Skip to main content

Thomas James WALKER #6400

By Marg Powell & Des Crump | 1 April 2019

Thomas Walker

Thomas Walker, 25th Infantry Battalion. The Queenslander Pictorial, 10 May 1917

Indigenous Australian, Thomas Walker, 25th Infantry Battalion

Thomas 'Tom' Walker (1890-1918) was born in Sydney to Sarah Robinson and Thomas Walker. When he volunteered to serve with the first AIF in September 1916 he was the first of three brothers to step forward to serve for their country.

Like many men who enlisted from the Northern Rivers Region, he was sent to Brisbane, where he trained at Rifle Range Camp, Enoggera. Walker left Australia with the 18th Reinforcements for the 25th Infantry Battalion, aboard HMAT Demosthenes just before Christmas 1916 and arrived in England early March 1917.

The men were given additional training and time to acclimatise to the northern winter at Rollestone Camp, Wiltshire before proceeding overseas to France in June 1917.  After a short stay in the Australian Divisional Base Depot he joined the 25th Battalion while they were in reserve, in a tented camp at Bapaume.

Walker was with the battalion when later that month it was involved in the Third Battle of Ypres, and in September 1917 when they carried out a major offensive in the Battle of Menin Road, Belgium. His brother Edward joined the unit in January 1918, although he was not assigned to the same Company as Tom.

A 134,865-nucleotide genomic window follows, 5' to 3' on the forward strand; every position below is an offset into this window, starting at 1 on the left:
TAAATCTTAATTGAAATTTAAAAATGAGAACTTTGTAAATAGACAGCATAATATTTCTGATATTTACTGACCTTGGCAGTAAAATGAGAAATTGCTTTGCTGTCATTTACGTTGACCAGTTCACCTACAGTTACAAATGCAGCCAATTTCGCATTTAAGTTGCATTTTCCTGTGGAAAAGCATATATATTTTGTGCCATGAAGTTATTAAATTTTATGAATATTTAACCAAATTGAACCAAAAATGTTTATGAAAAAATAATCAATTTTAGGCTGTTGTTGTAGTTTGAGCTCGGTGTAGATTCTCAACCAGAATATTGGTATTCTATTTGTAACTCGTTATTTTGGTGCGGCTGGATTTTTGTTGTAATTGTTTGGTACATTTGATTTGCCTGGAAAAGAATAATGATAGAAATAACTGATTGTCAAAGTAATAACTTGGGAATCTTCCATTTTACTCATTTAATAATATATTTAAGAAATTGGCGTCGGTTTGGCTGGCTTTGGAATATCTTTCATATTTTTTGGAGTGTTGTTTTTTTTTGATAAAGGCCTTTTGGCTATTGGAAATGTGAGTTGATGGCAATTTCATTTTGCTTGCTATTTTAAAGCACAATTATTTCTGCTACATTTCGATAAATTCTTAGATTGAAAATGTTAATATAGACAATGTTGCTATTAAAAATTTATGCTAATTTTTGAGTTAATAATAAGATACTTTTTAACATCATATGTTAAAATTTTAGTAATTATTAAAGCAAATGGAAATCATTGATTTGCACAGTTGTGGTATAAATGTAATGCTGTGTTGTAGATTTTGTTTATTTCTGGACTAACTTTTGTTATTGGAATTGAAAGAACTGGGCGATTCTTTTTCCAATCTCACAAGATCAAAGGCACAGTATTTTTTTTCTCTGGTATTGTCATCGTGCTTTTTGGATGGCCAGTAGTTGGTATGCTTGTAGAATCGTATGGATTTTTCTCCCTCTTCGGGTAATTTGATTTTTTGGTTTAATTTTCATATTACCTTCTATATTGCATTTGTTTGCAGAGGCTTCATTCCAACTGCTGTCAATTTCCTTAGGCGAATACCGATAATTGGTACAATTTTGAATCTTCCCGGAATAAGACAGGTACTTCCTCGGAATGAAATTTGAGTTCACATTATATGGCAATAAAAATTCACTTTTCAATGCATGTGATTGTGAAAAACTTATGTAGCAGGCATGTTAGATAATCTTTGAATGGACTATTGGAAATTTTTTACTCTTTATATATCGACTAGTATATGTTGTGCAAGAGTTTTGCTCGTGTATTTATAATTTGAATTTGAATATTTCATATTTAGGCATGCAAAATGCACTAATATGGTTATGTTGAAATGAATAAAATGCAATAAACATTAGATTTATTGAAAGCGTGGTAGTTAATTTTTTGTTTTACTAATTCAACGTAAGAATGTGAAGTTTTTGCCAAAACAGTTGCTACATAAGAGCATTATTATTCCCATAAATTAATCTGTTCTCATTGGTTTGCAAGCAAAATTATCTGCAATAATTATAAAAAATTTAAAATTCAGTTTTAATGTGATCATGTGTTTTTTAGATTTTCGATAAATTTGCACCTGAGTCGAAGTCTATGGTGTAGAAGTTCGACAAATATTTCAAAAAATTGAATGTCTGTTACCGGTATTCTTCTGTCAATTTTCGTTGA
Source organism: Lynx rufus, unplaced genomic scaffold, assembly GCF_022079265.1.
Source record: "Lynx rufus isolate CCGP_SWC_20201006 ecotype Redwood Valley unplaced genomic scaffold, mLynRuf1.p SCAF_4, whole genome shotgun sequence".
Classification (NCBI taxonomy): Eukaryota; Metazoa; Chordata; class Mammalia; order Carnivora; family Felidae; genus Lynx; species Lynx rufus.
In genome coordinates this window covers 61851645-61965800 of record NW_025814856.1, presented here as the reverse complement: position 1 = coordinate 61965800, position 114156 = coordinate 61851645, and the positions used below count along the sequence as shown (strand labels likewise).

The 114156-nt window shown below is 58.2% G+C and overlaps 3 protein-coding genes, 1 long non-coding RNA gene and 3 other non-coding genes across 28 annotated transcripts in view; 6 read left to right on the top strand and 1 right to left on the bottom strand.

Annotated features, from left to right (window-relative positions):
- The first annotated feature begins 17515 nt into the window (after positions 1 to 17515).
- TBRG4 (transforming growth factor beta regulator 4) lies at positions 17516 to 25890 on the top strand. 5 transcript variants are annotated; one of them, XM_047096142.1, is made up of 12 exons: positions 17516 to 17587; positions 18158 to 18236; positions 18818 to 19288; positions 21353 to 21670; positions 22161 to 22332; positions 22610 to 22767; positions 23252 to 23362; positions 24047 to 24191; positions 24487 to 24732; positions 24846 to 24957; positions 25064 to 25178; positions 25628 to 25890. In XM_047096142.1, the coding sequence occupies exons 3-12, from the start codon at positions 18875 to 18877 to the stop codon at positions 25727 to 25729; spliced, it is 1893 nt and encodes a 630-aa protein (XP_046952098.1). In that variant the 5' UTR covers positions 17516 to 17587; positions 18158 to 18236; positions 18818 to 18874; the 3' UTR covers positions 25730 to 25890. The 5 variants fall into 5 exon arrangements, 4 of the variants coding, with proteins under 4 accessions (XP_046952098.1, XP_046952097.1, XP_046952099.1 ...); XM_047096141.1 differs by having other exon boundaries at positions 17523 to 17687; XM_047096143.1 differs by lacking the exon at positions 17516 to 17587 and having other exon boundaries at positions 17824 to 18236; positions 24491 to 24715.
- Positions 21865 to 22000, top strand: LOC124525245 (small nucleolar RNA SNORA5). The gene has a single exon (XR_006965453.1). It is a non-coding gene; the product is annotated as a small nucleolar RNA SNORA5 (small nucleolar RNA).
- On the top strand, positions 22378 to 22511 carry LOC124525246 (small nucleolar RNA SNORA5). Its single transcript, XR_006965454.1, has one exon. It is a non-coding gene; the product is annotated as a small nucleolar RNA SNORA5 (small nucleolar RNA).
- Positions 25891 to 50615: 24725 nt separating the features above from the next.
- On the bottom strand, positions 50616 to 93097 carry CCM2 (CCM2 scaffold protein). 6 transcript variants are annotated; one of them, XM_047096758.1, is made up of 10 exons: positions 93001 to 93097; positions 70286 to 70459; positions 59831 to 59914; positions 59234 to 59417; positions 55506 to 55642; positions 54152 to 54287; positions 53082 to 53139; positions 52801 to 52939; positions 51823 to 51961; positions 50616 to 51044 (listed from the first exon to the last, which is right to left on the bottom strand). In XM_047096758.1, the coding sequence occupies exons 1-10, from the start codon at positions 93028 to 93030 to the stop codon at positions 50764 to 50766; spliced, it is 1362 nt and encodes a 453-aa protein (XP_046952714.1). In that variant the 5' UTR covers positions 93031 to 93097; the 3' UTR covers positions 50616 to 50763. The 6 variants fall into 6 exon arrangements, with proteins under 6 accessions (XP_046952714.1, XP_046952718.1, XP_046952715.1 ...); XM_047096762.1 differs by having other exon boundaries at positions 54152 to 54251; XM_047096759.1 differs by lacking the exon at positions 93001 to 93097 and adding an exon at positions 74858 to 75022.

Walker was appointed to the rank of Driver in July 1918 about the same time that his brother Edward was wounded in action and evacuated to England for treatment. Walker continued to served with the 25th until August 1918, when he became a casualty of an enemy bombing raid near Bayonvillers.

Edward Walker asked the Red Cross Wounded and Missing Bureau to make enquiries about his brother after he had heard that he had been killed.

Private Ernest Avard from the same unit was able to reveal that he and Tom Walker were encamped in the same trench when a German aircraft flying very low, dropped a bomb directly on their trench killing Walker outright and burying Avard. Avard was luckily recovered, and Tom Walker was buried the next day. Lieutenant Batten had placed a cross on his grave.

Tom Walker left behind his wife Lily and two children Edward and Jean. Lily was living with family on Ulgundahi Island, on the Clarence River when she was notified of her husband's death.

Read more ...

The information in this blog post has been researched by State Library staff and volunteers, it is based on available information at this time. If you have more information that you would like to share or further research uncovers new findings, this post will be updated.


Your email address will not be published.

We welcome relevant, respectful comments.

Please read our Comment Policy before commenting.
We also welcome direct feedback via Contact Us.
You may also want to ask our librarians.